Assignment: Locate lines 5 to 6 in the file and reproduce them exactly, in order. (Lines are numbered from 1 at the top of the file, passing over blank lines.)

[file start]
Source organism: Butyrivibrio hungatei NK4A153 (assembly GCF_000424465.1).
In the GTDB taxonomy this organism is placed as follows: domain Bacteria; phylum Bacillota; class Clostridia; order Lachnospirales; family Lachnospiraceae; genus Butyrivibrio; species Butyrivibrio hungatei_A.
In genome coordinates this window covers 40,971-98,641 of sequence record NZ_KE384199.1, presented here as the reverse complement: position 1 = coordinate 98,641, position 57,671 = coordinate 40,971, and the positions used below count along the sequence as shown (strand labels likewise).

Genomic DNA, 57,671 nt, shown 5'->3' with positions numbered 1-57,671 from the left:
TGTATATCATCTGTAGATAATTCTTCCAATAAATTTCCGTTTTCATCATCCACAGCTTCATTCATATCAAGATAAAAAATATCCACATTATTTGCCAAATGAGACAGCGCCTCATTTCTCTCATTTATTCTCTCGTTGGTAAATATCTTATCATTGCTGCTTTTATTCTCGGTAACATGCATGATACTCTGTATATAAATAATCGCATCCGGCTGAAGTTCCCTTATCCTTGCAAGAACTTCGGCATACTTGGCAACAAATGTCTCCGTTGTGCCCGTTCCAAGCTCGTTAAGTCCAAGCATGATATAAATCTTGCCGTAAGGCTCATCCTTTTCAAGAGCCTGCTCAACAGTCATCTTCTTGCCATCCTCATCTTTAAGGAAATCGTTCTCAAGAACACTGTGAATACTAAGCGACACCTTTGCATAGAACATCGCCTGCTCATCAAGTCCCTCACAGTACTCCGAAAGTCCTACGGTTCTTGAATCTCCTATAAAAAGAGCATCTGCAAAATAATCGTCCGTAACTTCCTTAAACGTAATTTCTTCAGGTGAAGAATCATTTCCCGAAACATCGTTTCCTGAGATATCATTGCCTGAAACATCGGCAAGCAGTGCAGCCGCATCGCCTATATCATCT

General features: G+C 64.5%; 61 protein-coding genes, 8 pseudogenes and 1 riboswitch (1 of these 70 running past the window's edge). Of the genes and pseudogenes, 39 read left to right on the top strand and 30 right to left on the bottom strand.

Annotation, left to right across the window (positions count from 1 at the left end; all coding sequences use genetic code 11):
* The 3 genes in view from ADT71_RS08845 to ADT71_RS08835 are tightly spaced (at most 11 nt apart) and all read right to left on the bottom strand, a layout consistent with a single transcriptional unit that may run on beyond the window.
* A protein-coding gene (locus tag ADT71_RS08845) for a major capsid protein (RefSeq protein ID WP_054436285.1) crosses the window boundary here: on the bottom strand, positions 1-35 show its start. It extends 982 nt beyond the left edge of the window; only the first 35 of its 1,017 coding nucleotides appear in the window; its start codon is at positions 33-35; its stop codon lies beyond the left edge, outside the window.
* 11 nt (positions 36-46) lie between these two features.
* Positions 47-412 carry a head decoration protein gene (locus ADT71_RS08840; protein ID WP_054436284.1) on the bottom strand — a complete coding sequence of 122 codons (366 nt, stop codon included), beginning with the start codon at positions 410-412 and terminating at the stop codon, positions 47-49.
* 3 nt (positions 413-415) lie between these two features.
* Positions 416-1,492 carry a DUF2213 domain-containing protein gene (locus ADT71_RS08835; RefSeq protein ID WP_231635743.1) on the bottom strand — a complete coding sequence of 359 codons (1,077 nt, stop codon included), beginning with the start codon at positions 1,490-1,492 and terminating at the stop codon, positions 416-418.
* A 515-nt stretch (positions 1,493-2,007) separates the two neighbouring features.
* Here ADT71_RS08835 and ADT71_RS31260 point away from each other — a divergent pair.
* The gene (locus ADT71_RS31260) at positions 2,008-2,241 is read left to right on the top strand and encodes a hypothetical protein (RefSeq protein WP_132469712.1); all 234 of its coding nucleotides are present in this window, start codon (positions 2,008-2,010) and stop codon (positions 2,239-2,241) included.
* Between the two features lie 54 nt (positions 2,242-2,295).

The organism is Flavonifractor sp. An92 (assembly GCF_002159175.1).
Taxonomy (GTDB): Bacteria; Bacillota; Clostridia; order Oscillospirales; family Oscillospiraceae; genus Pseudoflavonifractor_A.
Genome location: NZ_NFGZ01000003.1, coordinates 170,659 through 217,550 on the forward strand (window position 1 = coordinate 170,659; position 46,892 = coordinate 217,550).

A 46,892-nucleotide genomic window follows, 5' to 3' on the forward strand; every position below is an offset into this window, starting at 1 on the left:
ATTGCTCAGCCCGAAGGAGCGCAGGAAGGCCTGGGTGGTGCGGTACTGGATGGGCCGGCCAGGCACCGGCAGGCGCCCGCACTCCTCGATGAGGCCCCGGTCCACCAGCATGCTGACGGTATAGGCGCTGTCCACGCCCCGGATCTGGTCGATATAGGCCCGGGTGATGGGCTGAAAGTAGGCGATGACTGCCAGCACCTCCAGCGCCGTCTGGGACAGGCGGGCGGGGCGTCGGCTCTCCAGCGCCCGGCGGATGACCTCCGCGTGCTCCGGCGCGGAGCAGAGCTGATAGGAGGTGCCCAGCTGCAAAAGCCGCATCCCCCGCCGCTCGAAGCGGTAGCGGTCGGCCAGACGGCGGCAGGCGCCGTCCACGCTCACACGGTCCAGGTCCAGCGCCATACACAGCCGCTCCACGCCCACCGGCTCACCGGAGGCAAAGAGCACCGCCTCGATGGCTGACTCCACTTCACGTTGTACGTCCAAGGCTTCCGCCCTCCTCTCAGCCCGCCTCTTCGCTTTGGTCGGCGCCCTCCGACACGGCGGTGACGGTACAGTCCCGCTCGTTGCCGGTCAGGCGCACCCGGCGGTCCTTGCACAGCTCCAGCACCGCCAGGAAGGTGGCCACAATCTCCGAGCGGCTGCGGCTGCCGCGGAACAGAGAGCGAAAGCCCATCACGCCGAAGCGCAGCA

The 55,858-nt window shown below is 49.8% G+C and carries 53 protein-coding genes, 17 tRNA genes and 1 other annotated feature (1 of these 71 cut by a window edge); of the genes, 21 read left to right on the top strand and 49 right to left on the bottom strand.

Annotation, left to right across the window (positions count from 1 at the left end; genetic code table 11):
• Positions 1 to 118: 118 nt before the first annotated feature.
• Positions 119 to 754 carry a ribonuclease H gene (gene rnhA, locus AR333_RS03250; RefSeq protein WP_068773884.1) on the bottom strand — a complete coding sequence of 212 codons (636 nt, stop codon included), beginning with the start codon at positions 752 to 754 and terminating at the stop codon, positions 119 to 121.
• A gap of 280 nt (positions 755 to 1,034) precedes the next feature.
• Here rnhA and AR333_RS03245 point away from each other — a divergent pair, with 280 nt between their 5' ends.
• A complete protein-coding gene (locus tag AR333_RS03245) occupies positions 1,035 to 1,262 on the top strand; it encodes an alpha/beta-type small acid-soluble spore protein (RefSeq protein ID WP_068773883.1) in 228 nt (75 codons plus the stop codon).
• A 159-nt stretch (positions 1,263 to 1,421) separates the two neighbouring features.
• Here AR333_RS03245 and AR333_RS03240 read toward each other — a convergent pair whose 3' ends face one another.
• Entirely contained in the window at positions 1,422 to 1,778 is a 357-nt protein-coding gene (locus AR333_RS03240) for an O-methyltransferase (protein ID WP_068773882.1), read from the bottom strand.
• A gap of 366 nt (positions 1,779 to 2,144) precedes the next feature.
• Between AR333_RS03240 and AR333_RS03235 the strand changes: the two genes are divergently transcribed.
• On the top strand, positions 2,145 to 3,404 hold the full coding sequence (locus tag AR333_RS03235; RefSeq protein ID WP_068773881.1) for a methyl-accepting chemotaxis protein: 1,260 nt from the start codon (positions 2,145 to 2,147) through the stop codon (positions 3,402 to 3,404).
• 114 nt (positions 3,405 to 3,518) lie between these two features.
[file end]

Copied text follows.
TGTATATCATCTGTAGATAATTCTTCCAATAAATTTCCGTTTTCATCATCCACAGCTTCATTCATATCAAGATAAAAAATATCCACATTATTTGCCAAATGAGACAGCGCCTCATTTCTCTCATTTATTCTCTCGTTGGTAAATATCTTATCATTGCTGCTTTTATTCTCGGTAACATGCATGATACTCTGTATATAAATAATCGCATCCGGCTGAAGTTCCCTTATCCTTGCAAGAACTTCGGCATACTTGGCAACAAATGTCTCCGTTGTGCCCGTTCCAAGCTCGTTAAGTCCAAGCATGATATAAATCTTGCCGTAAGGCTCATCCTTTTCAAGAGCCTGCTCAACAGTCATCTTCTTGCCATCCTCATCTTTAAGGAAATCGTTCTCAAGAACACTGTGAATACTAAGCGACACCTTTGCATAGAACATCGCCTGCTCATCAAGTCCCTCACAGTACTCCGAAAGTCCTACGGTTCTTGAATCTCCTATAAAAAGAGCATCTGCAAAATAATCGTCCGTAACTTCCTTAAACGTAATTTCTTCAGGTGAAGAATCATTTCCCGAAACATCGTTTCCTGAGATATCATTGCCTGAAACATCGGCAAGCAGTGCAGCCGCATCGCCTATATCATCT

General features: G+C 64.5%; 61 protein-coding genes, 8 pseudogenes and 1 riboswitch (1 of these 70 running past the window's edge). Of the genes and pseudogenes, 39 read left to right on the top strand and 30 right to left on the bottom strand.